Kindness – A Choice We Make

I had a catch up with a friend the other day who reads my blog, and who complained they were getting far too long.  So here a shorter one for you all…

I teach first year university students human biology, and, like so many universities, we ask the students to fill in a survey telling us how they felt about the labs and what constructive feedback could they give, either positive or negative.  It is always a bit awkward, because they are really judging the tutor’s performance, whether they teach well, interact well with the students, along with the content and structure of the labs themselves, which are designed by the coordinators of the course.

I try to keep it low key, and suggest they stick to assessing my teaching, rather than commenting on my clothes or the colour of my shoes…

When I got them back, after the exam, I was pleased to see that no one had commented on my shoes, other than one who jokingly said they were great, and they were happy with my style and care and teaching ability. Phew!

But what really spoke to me, and maybe more than anything made me feel warm and toasty inside, is that a number of them said I was kind.  I was quite taken aback, as they don’t have to write anything.

Yet what do they mean by kind?  It is defined in the dictionary as a behaviour marked by ethical characteristics, a pleasant disposition, and a concern for others. I think maybe that means I respected them, listened to them, helped them as best I could, and maybe even had a joke with them, because it is a great subject and great unit to teach. Or at least I tried too!

Kindness, how I love to be called kind, because maybe I am doing something that makes a difference to someone else.

Yet kindness is something we have to work at, I have to work at, because too often life and all its troubles and tribulations get in the way.  It is easy to let the little annoyances and big problems we are faced with affect our view of the world and of others. We can become more judgemental, dismissive, sarcastic and rude than we even realise, certainly not very kind. Ouch! The world suddenly becomes so black and white that we see people as being either with us or against us, rather than acknowledging that we are all on the same page, despite our differences. It is a paradox of ourselves which we must live with and deal with.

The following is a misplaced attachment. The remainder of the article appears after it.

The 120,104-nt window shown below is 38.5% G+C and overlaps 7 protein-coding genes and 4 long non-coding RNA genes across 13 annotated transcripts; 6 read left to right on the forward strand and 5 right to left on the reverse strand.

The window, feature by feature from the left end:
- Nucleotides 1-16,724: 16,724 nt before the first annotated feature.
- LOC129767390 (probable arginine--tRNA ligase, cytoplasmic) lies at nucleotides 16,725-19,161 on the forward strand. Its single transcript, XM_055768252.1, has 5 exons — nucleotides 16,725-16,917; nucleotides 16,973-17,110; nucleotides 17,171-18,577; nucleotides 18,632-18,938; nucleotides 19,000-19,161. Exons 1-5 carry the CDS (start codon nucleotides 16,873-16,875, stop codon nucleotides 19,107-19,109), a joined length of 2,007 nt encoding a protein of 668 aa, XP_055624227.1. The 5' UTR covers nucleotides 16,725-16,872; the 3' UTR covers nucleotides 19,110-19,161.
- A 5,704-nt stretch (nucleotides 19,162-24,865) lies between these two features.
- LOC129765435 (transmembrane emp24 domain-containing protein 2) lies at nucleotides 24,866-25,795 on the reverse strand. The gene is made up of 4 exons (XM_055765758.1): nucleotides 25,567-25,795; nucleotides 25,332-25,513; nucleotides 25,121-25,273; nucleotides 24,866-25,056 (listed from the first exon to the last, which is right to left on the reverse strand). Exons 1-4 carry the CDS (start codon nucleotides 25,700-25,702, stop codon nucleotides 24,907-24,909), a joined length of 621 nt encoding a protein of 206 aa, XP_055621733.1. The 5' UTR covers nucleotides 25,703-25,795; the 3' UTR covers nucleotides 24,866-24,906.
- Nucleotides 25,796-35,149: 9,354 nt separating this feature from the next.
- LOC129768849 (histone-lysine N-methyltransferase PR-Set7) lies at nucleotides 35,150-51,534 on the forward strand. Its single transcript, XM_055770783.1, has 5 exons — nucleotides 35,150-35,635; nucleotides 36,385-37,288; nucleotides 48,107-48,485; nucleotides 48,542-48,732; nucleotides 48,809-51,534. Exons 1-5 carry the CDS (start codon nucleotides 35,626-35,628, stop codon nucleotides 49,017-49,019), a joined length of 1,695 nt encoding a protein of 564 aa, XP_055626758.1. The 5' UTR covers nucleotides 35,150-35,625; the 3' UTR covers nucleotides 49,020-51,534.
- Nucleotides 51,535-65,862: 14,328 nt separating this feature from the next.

For it’s a paradox of being human.

We know that as humans we can love fully and hate terribly, we can forgive one another but are also capable of vengeance, and we can feel anger and strike out either with words or actions, then regret what we have done to others.  We can seek justice for the poor, then live like kings or we can want to protect the planet then behave as though our resources are limitless. We can act in noble, selfless ways, then retreat to selfish and individual ways.   All of us, each one of us is capable through circumstance or upbringing or from some unknown urge to do things we think we would never do.

This is who we are. But we have a choice. To live in freedom or fear. To tip the balance always towards goodness. To see ourselves together, as brothers and sisters.

To be kind. To look after the other, think of the other, and protect the other.

But how do we keep choosing the path of kindness. For it’s a challenge! Even in teaching.

Can religion help?  Maybe, but certainly not in its judgemental, saved/unsaved version.  Can the wise sages and prophets of our tradition help, who speak of a universal God, I think so.  Can the life and teachings of Jesus help, definitely!

Rob Bell, one of my favourite contemporary writers says it better than I can,

“All down the centuries, religion has drawn out of men and women goodness and love and passion for caring and responding to others they didn’t know was within them.   All down the centuries, religion has inspired the greatest and the best that is in people and despite all the misdeeds of religion, cumulatively I believe the world is a better place.   Micah and his simple principles, and, even more, Jesus and his blessings and freedoms, have been central to the growth of goodness and transformation for those who are Christian.”

From the prophet Micah –

“He has shown all you people what is good.  And what does the Lord require of you?  To act justly and to love kindness and to walk humbly with your God”.

And from Jesus –

“Thou shalt love the Lord thy God with all thy heart, and with all thy soul, and with all thy mind. This is the first and great commandment. And the second is like unto it, Thou shalt love thy neighbour as thyself. On these two commandments hang all the law and the prophets.”

But if you don’t think too much of Christianity, it is also beautifully said by Mary Oliver, in her poem, “In the Storm”.

Some black ducks
were shrugged up
on the shore.
It was snowing

hard, from the east,
and the sea
was in disorder.
Then some sanderlings,

five inches long
with beaks like wire,
flew in,
snowflakes on their backs,

and settled
in a row
behind the ducks—
whose backs were also

covered with snow—
so close
they were all but touching,
they were all but under

the roof of the ducks’ tails,
so the wind, pretty much,
blew over them.
They stayed that way, motionless,

for maybe an hour,
then the sanderlings,
each a handful of feathers,
shifted, and were blown away

out over the water,
which was still raging.
But, somehow,
they came back

and again the ducks,
like a feathered hedge,
let them
stoop there, and live.

If someone you didn’t know
told you this,
as I am telling you this,
would you believe it?

Belief isn’t always easy.
But this much I have learned,
if not enough else—
to live with my eyes open.

I know what everyone wants
is a miracle.
This wasn’t a miracle.
Unless, of course, kindness—

as now and again
some rare person has suggested—
is a miracle.
As surely it is.

Oh well, I tried to make it shorter, perhaps next time!

Karen

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